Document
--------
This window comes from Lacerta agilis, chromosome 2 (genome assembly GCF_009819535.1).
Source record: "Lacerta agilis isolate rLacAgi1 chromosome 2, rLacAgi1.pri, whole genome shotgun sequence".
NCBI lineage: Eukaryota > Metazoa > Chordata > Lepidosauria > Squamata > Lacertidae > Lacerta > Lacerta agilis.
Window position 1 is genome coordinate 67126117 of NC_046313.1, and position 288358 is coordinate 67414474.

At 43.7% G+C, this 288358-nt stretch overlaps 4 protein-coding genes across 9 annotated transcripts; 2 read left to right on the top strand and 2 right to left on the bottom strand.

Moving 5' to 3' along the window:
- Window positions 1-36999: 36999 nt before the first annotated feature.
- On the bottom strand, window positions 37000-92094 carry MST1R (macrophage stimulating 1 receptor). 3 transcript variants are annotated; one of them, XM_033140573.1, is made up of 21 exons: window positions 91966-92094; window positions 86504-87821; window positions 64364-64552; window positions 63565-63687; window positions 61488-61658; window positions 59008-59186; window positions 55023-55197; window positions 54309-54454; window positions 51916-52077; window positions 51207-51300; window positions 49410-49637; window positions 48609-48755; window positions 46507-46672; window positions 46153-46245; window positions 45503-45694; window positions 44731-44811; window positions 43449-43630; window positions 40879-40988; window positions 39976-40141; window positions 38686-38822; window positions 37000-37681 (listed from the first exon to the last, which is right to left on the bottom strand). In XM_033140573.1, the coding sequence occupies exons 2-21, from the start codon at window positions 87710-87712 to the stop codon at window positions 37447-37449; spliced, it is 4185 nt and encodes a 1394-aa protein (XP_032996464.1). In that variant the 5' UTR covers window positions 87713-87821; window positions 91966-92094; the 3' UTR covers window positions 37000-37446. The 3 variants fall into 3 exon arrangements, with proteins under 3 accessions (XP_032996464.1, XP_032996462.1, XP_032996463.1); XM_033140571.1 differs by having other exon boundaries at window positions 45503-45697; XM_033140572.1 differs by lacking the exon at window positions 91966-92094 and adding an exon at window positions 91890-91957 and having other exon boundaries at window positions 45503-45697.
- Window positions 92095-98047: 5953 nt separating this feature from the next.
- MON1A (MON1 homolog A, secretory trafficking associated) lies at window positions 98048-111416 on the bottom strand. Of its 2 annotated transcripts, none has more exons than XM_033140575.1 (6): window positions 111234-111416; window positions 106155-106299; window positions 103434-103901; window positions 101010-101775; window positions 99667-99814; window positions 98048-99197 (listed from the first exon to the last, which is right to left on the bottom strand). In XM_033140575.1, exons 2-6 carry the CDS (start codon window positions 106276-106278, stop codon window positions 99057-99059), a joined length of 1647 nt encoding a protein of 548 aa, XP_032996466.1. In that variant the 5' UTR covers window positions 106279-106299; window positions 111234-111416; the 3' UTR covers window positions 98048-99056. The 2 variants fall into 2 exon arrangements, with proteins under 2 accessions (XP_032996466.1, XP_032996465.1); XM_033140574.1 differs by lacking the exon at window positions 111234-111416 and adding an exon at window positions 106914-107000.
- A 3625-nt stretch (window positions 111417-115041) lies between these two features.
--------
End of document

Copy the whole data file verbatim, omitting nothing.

This window comes from Lacerta agilis, chromosome 2 (genome assembly GCF_009819535.1).
Source record: "Lacerta agilis isolate rLacAgi1 chromosome 2, rLacAgi1.pri, whole genome shotgun sequence".
NCBI lineage: Eukaryota > Metazoa > Chordata > Lepidosauria > Squamata > Lacertidae > Lacerta > Lacerta agilis.
Window position 1 is genome coordinate 67126117 of NC_046313.1, and position 288358 is coordinate 67414474.

At 43.7% G+C, this 288358-nt stretch overlaps 4 protein-coding genes across 9 annotated transcripts; 2 read left to right on the top strand and 2 right to left on the bottom strand.

Moving 5' to 3' along the window:
- Window positions 1-36999: 36999 nt before the first annotated feature.
- On the bottom strand, window positions 37000-92094 carry MST1R (macrophage stimulating 1 receptor). 3 transcript variants are annotated; one of them, XM_033140573.1, is made up of 21 exons: window positions 91966-92094; window positions 86504-87821; window positions 64364-64552; window positions 63565-63687; window positions 61488-61658; window positions 59008-59186; window positions 55023-55197; window positions 54309-54454; window positions 51916-52077; window positions 51207-51300; window positions 49410-49637; window positions 48609-48755; window positions 46507-46672; window positions 46153-46245; window positions 45503-45694; window positions 44731-44811; window positions 43449-43630; window positions 40879-40988; window positions 39976-40141; window positions 38686-38822; window positions 37000-37681 (listed from the first exon to the last, which is right to left on the bottom strand). In XM_033140573.1, the coding sequence occupies exons 2-21, from the start codon at window positions 87710-87712 to the stop codon at window positions 37447-37449; spliced, it is 4185 nt and encodes a 1394-aa protein (XP_032996464.1). In that variant the 5' UTR covers window positions 87713-87821; window positions 91966-92094; the 3' UTR covers window positions 37000-37446. The 3 variants fall into 3 exon arrangements, with proteins under 3 accessions (XP_032996464.1, XP_032996462.1, XP_032996463.1); XM_033140571.1 differs by having other exon boundaries at window positions 45503-45697; XM_033140572.1 differs by lacking the exon at window positions 91966-92094 and adding an exon at window positions 91890-91957 and having other exon boundaries at window positions 45503-45697.
- Window positions 92095-98047: 5953 nt separating this feature from the next.
- MON1A (MON1 homolog A, secretory trafficking associated) lies at window positions 98048-111416 on the bottom strand. Of its 2 annotated transcripts, none has more exons than XM_033140575.1 (6): window positions 111234-111416; window positions 106155-106299; window positions 103434-103901; window positions 101010-101775; window positions 99667-99814; window positions 98048-99197 (listed from the first exon to the last, which is right to left on the bottom strand). In XM_033140575.1, exons 2-6 carry the CDS (start codon window positions 106276-106278, stop codon window positions 99057-99059), a joined length of 1647 nt encoding a protein of 548 aa, XP_032996466.1. In that variant the 5' UTR covers window positions 106279-106299; window positions 111234-111416; the 3' UTR covers window positions 98048-99056. The 2 variants fall into 2 exon arrangements, with proteins under 2 accessions (XP_032996466.1, XP_032996465.1); XM_033140574.1 differs by lacking the exon at window positions 111234-111416 and adding an exon at window positions 106914-107000.
- A 3625-nt stretch (window positions 111417-115041) lies between these two features.